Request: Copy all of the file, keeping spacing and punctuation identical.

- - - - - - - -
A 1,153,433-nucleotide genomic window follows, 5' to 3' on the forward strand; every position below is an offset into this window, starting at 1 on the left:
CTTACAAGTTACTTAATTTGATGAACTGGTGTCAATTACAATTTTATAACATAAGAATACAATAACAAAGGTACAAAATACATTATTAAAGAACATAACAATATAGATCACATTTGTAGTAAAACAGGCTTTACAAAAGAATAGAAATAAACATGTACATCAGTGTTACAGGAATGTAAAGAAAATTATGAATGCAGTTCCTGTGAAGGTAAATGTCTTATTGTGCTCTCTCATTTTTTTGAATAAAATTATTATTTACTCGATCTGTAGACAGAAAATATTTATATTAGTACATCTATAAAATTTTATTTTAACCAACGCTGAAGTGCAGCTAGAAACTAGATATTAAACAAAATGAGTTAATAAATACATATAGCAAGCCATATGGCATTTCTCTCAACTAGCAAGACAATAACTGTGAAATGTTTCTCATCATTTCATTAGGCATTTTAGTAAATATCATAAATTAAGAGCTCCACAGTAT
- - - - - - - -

A 1,153,433-nucleotide genomic window follows, 5' to 3' on the forward strand; every position below is an offset into this window, starting at 1 on the left:
CTTACAAGTTACTTAATTTGATGAACTGGTGTCAATTACAATTTTATAACATAAGAATACAATAACAAAGGTACAAAATACATTATTAAAGAACATAACAATATAGATCACATTTGTAGTAAAACAGGCTTTACAAAAGAATAGAAATAAACATGTACATCAGTGTTACAGGAATGTAAAGAAAATTATGAATGCAGTTCCTGTGAAGGTAAATGTCTTATTGTGCTCTCTCATTTTTTTGAATAAAATTATTATTTACTCGATCTGTAGACAGAAAATATTTATATTAGTACATCTATAAAATTTTATTTTAACCAACGCTGAAGTGCAGCTAGAAACTAGATATTAAACAAAATGAGTTAATAAATACATATAGCAAGCCATATGGCATTTCTCTCAACTAGCAAGACAATAACTGTGAAATGTTTCTCATCATTTCATTAGGCATTTTAGTAAATATCATAAATTAAGAGCTCCACAGTAT